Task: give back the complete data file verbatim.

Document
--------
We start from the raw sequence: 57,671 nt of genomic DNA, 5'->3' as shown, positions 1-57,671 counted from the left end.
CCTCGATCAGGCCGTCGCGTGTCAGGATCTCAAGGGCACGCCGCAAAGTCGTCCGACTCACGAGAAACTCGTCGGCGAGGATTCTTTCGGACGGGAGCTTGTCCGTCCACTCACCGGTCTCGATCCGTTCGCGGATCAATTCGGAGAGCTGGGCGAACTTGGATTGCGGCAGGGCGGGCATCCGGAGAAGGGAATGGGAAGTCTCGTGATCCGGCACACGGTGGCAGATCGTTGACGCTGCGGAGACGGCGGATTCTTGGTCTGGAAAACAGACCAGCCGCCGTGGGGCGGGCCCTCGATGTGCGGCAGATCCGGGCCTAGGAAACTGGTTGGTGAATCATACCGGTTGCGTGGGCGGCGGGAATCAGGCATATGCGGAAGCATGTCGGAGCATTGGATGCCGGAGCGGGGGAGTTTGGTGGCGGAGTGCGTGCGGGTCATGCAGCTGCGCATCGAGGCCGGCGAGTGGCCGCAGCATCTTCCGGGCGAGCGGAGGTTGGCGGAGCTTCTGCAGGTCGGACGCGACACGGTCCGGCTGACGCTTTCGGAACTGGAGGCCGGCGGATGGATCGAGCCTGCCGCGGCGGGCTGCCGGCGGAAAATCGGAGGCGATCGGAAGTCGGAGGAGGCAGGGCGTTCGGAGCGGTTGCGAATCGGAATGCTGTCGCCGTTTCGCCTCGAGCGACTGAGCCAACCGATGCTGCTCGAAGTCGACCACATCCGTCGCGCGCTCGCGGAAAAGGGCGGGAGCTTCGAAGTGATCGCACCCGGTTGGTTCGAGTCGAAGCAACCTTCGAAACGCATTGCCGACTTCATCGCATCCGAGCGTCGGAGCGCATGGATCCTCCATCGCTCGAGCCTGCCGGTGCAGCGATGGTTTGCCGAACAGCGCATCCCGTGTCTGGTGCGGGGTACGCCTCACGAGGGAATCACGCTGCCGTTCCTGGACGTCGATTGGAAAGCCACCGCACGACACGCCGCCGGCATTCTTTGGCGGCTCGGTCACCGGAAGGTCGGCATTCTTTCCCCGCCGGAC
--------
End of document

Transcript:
We start from the raw sequence: 57,671 nt of genomic DNA, 5'->3' as shown, positions 1-57,671 counted from the left end.
CCTCGATCAGGCCGTCGCGTGTCAGGATCTCAAGGGCACGCCGCAAAGTCGTCCGACTCACGAGAAACTCGTCGGCGAGGATTCTTTCGGACGGGAGCTTGTCCGTCCACTCACCGGTCTCGATCCGTTCGCGGATCAATTCGGAGAGCTGGGCGAACTTGGATTGCGGCAGGGCGGGCATCCGGAGAAGGGAATGGGAAGTCTCGTGATCCGGCACACGGTGGCAGATCGTTGACGCTGCGGAGACGGCGGATTCTTGGTCTGGAAAACAGACCAGCCGCCGTGGGGCGGGCCCTCGATGTGCGGCAGATCCGGGCCTAGGAAACTGGTTGGTGAATCATACCGGTTGCGTGGGCGGCGGGAATCAGGCATATGCGGAAGCATGTCGGAGCATTGGATGCCGGAGCGGGGGAGTTTGGTGGCGGAGTGCGTGCGGGTCATGCAGCTGCGCATCGAGGCCGGCGAGTGGCCGCAGCATCTTCCGGGCGAGCGGAGGTTGGCGGAGCTTCTGCAGGTCGGACGCGACACGGTCCGGCTGACGCTTTCGGAACTGGAGGCCGGCGGATGGATCGAGCCTGCCGCGGCGGGCTGCCGGCGGAAAATCGGAGGCGATCGGAAGTCGGAGGAGGCAGGGCGTTCGGAGCGGTTGCGAATCGGAATGCTGTCGCCGTTTCGCCTCGAGCGACTGAGCCAACCGATGCTGCTCGAAGTCGACCACATCCGTCGCGCGCTCGCGGAAAAGGGCGGGAGCTTCGAAGTGATCGCACCCGGTTGGTTCGAGTCGAAGCAACCTTCGAAACGCATTGCCGACTTCATCGCATCCGAGCGTCGGAGCGCATGGATCCTCCATCGCTCGAGCCTGCCGGTGCAGCGATGGTTTGCCGAACAGCGCATCCCGTGTCTGGTGCGGGGTACGCCTCACGAGGGAATCACGCTGCCGTTCCTGGACGTCGATTGGAAAGCCACCGCACGACACGCCGCCGGCATTCTTTGGCGGCTCGGTCACCGGAAGGTCGGCATTCTTTCCCCGCCGGAC